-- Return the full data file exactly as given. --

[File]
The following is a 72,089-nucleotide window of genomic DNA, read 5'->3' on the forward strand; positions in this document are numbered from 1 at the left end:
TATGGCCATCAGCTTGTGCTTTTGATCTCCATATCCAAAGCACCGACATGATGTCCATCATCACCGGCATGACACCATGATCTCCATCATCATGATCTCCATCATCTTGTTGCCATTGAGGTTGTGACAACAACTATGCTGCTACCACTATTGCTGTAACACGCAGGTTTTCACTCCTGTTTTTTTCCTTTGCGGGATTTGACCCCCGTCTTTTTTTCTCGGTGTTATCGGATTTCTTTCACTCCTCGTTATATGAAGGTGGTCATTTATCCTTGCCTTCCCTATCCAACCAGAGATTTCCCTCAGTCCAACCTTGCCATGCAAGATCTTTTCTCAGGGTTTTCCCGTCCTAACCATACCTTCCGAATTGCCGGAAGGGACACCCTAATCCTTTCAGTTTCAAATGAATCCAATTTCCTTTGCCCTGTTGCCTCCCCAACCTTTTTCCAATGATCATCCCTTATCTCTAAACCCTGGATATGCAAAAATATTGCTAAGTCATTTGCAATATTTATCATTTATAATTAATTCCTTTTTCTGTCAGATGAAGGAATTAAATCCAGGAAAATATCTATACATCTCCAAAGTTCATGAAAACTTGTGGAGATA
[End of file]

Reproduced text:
The following is a 72,089-nucleotide window of genomic DNA, read 5'->3' on the forward strand; positions in this document are numbered from 1 at the left end:
TATGGCCATCAGCTTGTGCTTTTGATCTCCATATCCAAAGCACCGACATGATGTCCATCATCACCGGCATGACACCATGATCTCCATCATCATGATCTCCATCATCTTGTTGCCATTGAGGTTGTGACAACAACTATGCTGCTACCACTATTGCTGTAACACGCAGGTTTTCACTCCTGTTTTTTTCCTTTGCGGGATTTGACCCCCGTCTTTTTTTCTCGGTGTTATCGGATTTCTTTCACTCCTCGTTATATGAAGGTGGTCATTTATCCTTGCCTTCCCTATCCAACCAGAGATTTCCCTCAGTCCAACCTTGCCATGCAAGATCTTTTCTCAGGGTTTTCCCGTCCTAACCATACCTTCCGAATTGCCGGAAGGGACACCCTAATCCTTTCAGTTTCAAATGAATCCAATTTCCTTTGCCCTGTTGCCTCCCCAACCTTTTTCCAATGATCATCCCTTATCTCTAAACCCTGGATATGCAAAAATATTGCTAAGTCATTTGCAATATTTATCATTTATAATTAATTCCTTTTTCTGTCAGATGAAGGAATTAAATCCAGGAAAATATCTATACATCTCCAAAGTTCATGAAAACTTGTGGAGATA